The US imposed sanctions on Ethiopia, and China is not happy about it

By Cobus van Staden
Posted on Friday, 24 September 2021 17:47, updated on Monday, 27 September 2021 12:33

U.S. President Joe Biden speaks in the State Dining Room of the White House on Friday, September 24, 2021 in Washington, DC. Photo by Al Drago/UPI Photo via Newscom/

The US has announced new sanctions against Ethiopia, and China has called out against it, in line with its general non-interference policy.

Ethiopia is giving us a glimpse of a set of dynamics that could come to shape African life in complicated ways. Last week, the Biden administration announced new sanctions aimed at reducing violence in the Tigray region, where conflict between the forces of President Abiy Ahmed and the Tigray People’s Liberation Front (TPLF) has caused massive human rights abuses affecting millions. The sanctions will target all sides of the conflict, including Ethiopia’s neighbour, Eritrea.

China, in the form of Spokesperson Zhao Lijian, decried what he called “the wanton exertion of pressure through sanctions or the threat of imposing sanctions to interfere in other countries’ internal affairs.”

This was hardly a surprise, falling in line with China’s general non-interference policy. However, it’s important to point out that this hands-off approach doesn’t reflect a lack of influence in the region, far from it.

China is a major investor in Ethiopia and has been instrumental in the low-wage manufacturing boom that has provided the country with a glimpse of possible prosperity. This development is now in the balance due to the Tigray crisis. China is also a major lender to Ethiopia and the co-chair (with France) of a committee of creditors looking to restructure its debt under the G20’s Common Framework. So China is hardly lacking in leverage in Ethiopia.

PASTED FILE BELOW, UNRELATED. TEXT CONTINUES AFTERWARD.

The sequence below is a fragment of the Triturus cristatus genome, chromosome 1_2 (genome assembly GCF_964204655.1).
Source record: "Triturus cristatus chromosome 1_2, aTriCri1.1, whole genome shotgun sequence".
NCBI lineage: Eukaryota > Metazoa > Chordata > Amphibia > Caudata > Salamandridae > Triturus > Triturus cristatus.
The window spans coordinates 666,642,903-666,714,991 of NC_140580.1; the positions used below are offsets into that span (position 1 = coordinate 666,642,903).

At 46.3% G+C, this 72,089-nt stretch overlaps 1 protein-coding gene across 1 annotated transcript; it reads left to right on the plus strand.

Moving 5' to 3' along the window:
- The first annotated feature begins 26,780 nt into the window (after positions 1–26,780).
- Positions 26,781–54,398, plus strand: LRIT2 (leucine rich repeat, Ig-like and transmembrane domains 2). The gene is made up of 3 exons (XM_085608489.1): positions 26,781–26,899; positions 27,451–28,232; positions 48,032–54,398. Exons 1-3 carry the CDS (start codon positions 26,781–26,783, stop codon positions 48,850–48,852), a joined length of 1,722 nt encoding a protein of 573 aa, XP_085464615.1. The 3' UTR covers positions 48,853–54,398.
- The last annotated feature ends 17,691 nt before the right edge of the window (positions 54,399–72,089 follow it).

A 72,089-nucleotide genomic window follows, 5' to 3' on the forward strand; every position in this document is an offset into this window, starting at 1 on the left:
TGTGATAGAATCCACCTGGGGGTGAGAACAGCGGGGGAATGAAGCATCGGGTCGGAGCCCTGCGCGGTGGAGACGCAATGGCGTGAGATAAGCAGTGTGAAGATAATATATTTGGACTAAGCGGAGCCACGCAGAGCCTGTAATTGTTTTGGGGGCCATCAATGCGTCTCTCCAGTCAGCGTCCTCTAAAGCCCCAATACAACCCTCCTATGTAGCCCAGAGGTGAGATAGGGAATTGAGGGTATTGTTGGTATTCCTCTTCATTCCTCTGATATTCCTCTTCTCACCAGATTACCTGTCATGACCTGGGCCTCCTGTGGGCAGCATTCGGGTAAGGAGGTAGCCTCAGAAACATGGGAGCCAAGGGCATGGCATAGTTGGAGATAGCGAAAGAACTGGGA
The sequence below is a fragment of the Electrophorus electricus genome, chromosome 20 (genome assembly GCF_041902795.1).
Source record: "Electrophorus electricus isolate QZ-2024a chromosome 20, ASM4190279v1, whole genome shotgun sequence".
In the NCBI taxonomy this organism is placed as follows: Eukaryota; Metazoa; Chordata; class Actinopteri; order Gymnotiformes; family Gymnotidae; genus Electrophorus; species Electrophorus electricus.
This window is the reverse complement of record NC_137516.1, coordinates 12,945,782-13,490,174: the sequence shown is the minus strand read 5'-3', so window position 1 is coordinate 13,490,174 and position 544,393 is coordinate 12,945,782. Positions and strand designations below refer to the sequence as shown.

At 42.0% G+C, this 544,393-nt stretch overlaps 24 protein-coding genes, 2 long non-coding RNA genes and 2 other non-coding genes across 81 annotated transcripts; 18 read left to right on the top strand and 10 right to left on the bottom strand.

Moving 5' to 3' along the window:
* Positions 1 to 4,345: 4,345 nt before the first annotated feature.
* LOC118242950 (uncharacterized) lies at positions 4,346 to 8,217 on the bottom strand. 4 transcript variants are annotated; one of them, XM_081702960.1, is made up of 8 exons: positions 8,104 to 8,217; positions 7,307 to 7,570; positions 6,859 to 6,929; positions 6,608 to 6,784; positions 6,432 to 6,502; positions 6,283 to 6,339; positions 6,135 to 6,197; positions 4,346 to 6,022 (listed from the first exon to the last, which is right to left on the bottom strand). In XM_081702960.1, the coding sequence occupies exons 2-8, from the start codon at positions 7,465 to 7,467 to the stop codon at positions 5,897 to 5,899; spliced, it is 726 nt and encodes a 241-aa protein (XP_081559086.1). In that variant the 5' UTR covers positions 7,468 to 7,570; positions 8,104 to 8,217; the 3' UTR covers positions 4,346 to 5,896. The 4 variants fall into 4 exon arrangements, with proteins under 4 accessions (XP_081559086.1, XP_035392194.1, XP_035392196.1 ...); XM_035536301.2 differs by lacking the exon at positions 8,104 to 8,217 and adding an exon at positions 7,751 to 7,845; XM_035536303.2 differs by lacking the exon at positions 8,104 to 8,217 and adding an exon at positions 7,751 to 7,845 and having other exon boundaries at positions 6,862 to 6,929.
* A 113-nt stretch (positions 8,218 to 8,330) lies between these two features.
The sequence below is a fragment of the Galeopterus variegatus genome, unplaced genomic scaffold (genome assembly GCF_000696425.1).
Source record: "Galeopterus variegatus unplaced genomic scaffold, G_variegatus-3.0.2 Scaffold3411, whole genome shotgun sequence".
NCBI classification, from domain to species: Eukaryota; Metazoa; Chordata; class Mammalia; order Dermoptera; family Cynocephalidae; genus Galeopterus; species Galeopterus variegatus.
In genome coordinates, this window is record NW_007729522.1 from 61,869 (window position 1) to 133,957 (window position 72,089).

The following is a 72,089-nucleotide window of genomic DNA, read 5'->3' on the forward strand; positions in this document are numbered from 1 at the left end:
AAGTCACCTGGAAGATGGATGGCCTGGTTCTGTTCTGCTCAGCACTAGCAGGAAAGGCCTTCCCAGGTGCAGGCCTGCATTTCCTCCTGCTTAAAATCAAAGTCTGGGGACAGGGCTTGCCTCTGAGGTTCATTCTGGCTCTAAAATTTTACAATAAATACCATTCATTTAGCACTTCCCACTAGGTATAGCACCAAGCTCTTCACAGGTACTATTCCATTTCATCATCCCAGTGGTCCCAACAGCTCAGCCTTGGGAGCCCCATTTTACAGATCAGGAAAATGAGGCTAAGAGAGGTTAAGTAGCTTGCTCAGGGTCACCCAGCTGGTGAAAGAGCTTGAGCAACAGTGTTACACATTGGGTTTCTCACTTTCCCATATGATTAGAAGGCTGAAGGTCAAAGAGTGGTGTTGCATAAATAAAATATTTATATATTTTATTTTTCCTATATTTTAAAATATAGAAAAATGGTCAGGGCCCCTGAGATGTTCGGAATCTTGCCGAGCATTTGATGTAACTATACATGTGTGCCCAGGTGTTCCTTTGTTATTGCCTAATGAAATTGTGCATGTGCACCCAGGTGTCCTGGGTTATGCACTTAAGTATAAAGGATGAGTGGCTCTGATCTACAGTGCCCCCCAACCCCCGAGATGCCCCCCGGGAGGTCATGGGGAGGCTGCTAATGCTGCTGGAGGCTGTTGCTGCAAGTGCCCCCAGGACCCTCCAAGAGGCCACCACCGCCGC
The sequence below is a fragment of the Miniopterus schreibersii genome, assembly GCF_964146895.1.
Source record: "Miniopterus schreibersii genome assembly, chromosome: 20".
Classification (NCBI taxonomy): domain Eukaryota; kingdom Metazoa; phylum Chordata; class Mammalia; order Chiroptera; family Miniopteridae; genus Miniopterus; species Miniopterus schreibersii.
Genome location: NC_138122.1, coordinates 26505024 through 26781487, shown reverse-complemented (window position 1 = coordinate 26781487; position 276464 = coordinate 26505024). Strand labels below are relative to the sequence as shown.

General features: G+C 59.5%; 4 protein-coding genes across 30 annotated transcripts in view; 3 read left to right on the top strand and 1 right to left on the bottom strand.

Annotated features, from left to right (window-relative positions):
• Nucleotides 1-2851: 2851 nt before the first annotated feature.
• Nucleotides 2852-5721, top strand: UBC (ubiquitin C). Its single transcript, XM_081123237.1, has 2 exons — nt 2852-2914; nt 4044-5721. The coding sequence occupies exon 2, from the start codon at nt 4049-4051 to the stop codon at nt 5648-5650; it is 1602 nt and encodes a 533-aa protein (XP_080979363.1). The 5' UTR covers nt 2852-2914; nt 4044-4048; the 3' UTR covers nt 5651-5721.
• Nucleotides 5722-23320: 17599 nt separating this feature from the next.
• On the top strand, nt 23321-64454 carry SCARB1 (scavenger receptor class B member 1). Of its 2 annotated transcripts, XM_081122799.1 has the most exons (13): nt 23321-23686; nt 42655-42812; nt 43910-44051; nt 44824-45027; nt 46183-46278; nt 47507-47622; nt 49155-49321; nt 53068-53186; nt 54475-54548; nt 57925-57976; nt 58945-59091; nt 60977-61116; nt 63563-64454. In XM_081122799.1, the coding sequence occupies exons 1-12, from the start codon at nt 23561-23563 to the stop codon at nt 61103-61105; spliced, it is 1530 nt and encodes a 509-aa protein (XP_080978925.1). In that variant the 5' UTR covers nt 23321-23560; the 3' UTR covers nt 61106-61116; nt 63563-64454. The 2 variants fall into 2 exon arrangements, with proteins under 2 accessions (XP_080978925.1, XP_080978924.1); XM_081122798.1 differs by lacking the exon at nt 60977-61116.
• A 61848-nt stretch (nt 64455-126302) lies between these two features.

This tendency to play dead in the face of a well-documented humanitarian crisis is echoed by the AU. In theory, the AU is the direct opposite of China, in that it has a “duty to non-indifference” which gives it the option to overrule the sovereignty of member states in the case of genocide, ethnic cleansing, and war crimes.

In reality, the body has proven largely toothless, which ends up reinforcing China’s decision to step back, even as Dai Bing, China’s charge d’affaires at the UN called on everyone to “resolve African issues in an African way.”

China and the AU’s unwillingness to take on Abiy leaves places additional burdens on the United States. Zhao, literally in the next sentence following his denunciation of Biden’s sanctions, called on the US to “prudently handle relevant issues and play a constructive role in restoring peace and stability in the country.”

It’s difficult to say what that even means in this context. Samantha Power, Biden’s head of USAID found herself snubbed by Abiy on a recent visit to Addis Ababa, which must have contributed to the sanctions decision.

The sanctions are arguably both a sign of US power and of its decline. The US president still has the power to target foreign actors via sanctions. However, Abiy is sufficiently shielded by the AU and China that he can afford to respond to the sanctions via a theatrical open letter on Twitter accusing Biden of abetting, rather than opposing human rights abuses. The sanctions could make his life harder, but nobody should expect them to take him down.

And this is the larger lesson from this crisis. It’s not only that China tends to evoke non-interference only when it suits its interests, or that a picture of the AU should appear under “repeated disappointment” in the dictionary.

It’s that everyone knows that sanctions are the only weapon left in the US arsenal. It’s a satisfyingly symbolic card to play, but sanctions tend to wreck the fragile economies at which they’re aimed. They actually make it easier for bad leaders to entrench their power by imposing an endlessly exploitable external crisis, and China is only too happy to play into this dynamic. Remember Zimbabwe?

This article was first published in The China Africa Project. 

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